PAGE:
A stroke victim died after an ambulance driver who had finished his shift drove to his depot to clock off instead of going to hospital. The driver complained to a colleague that he had worked 15 minutes’ overtime already and wanted someone else to take over. The condition of the patient, Ali Asghar, 69, from Stockton on Tees, in Cleveland, deteriorated during the journey and he died of a suspected heart attack after arriving at North Tees Hospital.

The driver, a paramedic, and an advanced technician, who was in the back of the vehicle attending to Mr Asghar, have since been suspended as health chiefs investigate the incident.

Ambulance controllers received a 999 call at 3.52pm on May 18. The crew were alerted to a Category A life-threatening incident and arrived at Mr Asghar’s home, just three miles from the hospital, at 3.57pm.

After assessing his condition, they left for the hospital at 4.13pm. The journey should have taken around 10 minutes. Instead the driver went to his ambulance station, where he got out leaving the patient in the back with the technician until a new driver turned up. It is alleged that he failed to tell his replacement that there was a critically ill patient in the ambulance.

The vehicle finally arrived at the hospital at 4.27pm. Doctors administered Cardiopulmonary resuscitation straight away, but were unable to save him. The detour, which added half a mile to the journey, was reported by the new driver, who was just starting his shift.

A spokesman for the North East Ambulance Service said: “This incident was immediately reported to us by another member of staff. As soon as we were notified, we acted to suspend a paramedic and an advanced technician from duty. “We appointed a senior officer to carry out a full investigation and have notified the North East Strategic Health Authority, Stockton-on-Tees Teaching Primary Care Trust and the Health Professions Council of our actions. “We have also been in touch with the family of the patient to give them our condolences. Patient care is our number one priority and we treat any action which falls short of the high standard expected of our staff extremely seriously. “Both the paramedic and advanced technician are now being dealt in line with the trust’s disciplinary process.”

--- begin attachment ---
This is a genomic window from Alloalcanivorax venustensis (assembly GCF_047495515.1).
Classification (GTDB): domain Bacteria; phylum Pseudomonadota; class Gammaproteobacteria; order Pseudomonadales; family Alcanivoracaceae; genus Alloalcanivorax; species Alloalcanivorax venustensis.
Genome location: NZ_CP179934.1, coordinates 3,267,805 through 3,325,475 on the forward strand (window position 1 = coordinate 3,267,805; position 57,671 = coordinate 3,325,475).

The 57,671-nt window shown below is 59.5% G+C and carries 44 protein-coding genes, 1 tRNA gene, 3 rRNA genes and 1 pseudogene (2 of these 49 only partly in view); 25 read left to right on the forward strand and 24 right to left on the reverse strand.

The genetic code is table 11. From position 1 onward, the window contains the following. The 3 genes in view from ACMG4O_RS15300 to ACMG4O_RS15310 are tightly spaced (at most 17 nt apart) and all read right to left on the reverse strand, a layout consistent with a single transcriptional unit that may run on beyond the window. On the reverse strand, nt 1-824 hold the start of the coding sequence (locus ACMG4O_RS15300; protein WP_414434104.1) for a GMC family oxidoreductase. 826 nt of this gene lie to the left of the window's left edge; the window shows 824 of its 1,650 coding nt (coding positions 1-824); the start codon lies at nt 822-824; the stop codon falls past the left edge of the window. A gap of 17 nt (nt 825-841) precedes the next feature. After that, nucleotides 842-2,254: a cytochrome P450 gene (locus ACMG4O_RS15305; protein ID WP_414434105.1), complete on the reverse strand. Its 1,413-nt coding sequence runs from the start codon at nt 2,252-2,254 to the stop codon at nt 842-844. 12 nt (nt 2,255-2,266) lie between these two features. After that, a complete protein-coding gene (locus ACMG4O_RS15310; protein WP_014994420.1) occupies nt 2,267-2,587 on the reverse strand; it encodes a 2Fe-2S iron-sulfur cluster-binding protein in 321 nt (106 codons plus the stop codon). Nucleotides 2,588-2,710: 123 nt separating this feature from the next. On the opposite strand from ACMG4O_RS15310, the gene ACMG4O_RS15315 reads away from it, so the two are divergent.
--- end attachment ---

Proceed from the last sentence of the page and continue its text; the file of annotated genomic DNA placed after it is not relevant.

Mr Asghar was a father of four. His youngest son, Mohammed, 33, said: “If you have a patient in an ambulance, you don’t worry about your bloody shift finishing. “The driver should not get away with it. The time he took to detour could have saved my father’s life.”


BBC's hatred of private medicine costs it big

BBC's £1m backdown in libel fight with IVF doctor. Taranissi was the most successful IVF practitioner in Britain but his clinics were private so the BBC tried its best to tear him down

The BBC is facing a legal bill of well over £1million after settling a libel battle with top IVF doctor Mohamed Taranissi. Mr Taranissi, who is said to have helped mothers give birth to 2,300 babies in seven years, had accused the Panorama programme of making defamatory allegations. Yesterday it emerged that the BBC has come to a settlement with the Egyptian-born doctor, with the corporation paying both sides' legal bills.